The Neanderthals Rediscovered: How Modern Science Is Rewriting Their Storyby Dimitra Papagianni, Michael A. Morse
“Even-handed, up-to-date, and clearly written. . . . If you want to navigate between the Scylla and Charybdis of Neanderthal controversies, you’ll find no better guide.” —Brian Fagan, author of Cro-MagnonIn recent years, the common perception of the Neanderthal has been transformed thanks to new discoveries and/p>/em>… See more details below
“Even-handed, up-to-date, and clearly written. . . . If you want to navigate between the Scylla and Charybdis of Neanderthal controversies, you’ll find no better guide.” —Brian Fagan, author of Cro-MagnonIn recent years, the common perception of the Neanderthal has been transformed thanks to new discoveries and paradigm-shattering scientific innovations. It turns out that the Neanderthals’ behavior was surprisingly modern: they buried the dead, cared for the sick, hunted large animals in their prime, harvested seafood, and spoke. Meanwhile, advances in DNA technologies have forced a reassessment of the Neanderthals’ place in our own past.
For hundreds of thousands of years, Neanderthals evolved in Europe very much in parallel to the Homo sapiens line evolving in Africa, and, when both species made their first forays into Asia, the Neanderthals may even have had the upper hand. Here, Dimitra Papagianni and Michael A. Morse look at the Neanderthals through the full dramatic arc of their existence—from their evolution in Europe to their expansion to Siberia, their subsequent extinction, and ultimately their revival in popular novels, cartoons, cult movies, and TV commercials.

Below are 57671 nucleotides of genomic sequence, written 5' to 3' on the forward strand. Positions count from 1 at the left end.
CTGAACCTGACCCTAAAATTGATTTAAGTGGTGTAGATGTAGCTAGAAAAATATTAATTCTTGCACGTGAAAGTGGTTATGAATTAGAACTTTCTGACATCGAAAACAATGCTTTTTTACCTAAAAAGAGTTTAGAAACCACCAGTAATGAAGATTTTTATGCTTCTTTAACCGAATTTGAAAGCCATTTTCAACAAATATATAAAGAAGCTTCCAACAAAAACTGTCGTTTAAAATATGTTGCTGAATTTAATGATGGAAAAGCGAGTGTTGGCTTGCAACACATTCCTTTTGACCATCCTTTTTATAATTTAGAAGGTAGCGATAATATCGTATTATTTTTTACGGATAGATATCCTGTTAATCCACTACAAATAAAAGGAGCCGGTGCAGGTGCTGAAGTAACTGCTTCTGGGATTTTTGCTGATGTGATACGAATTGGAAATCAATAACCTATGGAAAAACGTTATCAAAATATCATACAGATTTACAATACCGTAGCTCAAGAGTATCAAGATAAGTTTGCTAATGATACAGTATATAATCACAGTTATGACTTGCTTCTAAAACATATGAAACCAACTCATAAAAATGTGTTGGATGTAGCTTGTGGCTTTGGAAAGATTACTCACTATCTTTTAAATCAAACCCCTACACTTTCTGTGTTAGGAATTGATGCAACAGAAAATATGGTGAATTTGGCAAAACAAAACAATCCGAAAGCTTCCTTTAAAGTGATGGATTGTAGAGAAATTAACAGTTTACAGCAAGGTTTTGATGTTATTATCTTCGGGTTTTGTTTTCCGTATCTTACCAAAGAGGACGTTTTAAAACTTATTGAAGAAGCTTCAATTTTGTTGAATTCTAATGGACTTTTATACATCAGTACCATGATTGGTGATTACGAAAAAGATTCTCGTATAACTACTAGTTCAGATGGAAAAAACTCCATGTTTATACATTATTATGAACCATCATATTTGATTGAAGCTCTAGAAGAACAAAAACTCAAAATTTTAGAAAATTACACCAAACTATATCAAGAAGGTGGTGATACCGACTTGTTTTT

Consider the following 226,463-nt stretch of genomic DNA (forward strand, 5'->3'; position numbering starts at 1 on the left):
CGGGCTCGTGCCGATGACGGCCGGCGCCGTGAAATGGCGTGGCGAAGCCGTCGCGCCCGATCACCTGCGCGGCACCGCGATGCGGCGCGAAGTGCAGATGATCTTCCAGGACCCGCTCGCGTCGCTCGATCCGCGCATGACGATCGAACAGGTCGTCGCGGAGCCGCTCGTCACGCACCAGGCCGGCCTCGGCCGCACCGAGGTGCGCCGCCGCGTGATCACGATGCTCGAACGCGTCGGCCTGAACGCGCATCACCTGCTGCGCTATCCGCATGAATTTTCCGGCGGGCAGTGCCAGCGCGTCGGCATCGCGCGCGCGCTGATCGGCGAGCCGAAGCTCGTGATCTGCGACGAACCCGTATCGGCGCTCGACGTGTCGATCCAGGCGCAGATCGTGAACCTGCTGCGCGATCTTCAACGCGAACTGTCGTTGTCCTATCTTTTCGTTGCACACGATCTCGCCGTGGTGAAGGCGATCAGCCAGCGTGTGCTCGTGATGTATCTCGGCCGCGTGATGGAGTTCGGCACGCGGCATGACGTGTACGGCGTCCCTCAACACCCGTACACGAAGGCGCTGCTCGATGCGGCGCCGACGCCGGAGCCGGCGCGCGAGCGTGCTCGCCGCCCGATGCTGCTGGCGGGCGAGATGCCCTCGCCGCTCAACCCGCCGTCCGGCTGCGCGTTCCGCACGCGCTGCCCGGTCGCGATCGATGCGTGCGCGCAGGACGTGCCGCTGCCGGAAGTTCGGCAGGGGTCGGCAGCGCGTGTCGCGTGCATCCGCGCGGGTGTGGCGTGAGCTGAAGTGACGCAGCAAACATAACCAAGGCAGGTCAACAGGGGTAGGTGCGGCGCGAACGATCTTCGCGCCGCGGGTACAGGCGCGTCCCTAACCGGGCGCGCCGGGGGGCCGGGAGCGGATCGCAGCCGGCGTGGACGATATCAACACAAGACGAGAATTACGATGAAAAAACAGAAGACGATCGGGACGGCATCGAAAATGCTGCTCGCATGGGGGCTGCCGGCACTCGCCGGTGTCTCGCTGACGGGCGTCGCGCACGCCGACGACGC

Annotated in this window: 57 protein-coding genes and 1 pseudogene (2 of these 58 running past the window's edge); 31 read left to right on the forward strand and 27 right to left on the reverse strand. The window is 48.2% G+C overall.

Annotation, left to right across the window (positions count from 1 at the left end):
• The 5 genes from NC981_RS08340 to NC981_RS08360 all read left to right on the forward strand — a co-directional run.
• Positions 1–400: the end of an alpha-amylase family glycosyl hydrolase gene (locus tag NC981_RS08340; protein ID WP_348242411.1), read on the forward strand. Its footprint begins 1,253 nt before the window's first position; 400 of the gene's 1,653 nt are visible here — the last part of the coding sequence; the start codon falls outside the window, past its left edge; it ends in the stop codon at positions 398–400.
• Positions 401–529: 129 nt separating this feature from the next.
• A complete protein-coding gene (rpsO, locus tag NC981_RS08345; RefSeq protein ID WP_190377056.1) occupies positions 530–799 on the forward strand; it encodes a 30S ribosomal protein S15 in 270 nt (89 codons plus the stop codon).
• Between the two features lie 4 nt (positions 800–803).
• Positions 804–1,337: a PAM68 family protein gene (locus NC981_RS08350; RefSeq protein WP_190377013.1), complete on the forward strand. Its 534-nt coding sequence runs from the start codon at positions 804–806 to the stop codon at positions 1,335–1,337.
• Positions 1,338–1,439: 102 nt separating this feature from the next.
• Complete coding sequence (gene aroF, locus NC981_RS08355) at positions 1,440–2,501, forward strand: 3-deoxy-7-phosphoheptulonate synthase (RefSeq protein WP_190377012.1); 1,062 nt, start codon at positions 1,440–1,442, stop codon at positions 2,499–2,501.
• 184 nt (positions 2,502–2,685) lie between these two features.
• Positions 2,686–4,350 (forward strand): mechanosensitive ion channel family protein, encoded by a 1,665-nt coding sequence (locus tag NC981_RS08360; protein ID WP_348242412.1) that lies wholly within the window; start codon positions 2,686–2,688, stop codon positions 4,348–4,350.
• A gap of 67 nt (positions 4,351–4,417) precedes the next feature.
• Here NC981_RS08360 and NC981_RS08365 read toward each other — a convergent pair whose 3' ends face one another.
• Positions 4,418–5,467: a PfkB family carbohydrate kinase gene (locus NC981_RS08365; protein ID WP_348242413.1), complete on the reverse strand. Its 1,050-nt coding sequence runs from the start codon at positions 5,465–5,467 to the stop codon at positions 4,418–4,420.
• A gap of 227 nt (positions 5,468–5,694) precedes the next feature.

If you want grounding in our current understanding of our human predecessors, Papagianni, a PhD archaeologist, and Morse (How the Celts Came to Britain), a writer with a PhD in the history of science, have written the book for you. Although focused on Neanderthals, the authors set their discussion accessibly within the deeper context of the scientific study of hominid evolution generally, moving forward in chapters describing what is now understood of how former humans and hominids lived and functioned from about one million years ago to approximately 25,000 years ago. That's the remarkably long time frame within which other humans may have walked the earth. Papagianni and Morse describe the evolution of tool use and manufacture, for example, so that we see what sets Neanderthal tools apart from those of their predecessors such as our common ancestor with Neanderthals, Homo heidelbergensis. (Inserted stand-alone two-to-four- page pieces such as "Stone tools: the basics" are very helpful.) The authors describe the differing points of view among notable paleontologists, archaeologists, and anthropologists (those groups Paabo, above, looks down on) about such matters as where Homo sapiens themselves evolved, Neanderthal burials, and Neanderthal-modern human interbreeding. Last, the authors show some of the ways in which our own culture keeps the Neanderthals with us to this day. VERDICT Highly recommended for general access collections on human evolution.—Margaret Heilbrun, Library Journal
- Thames & Hudson
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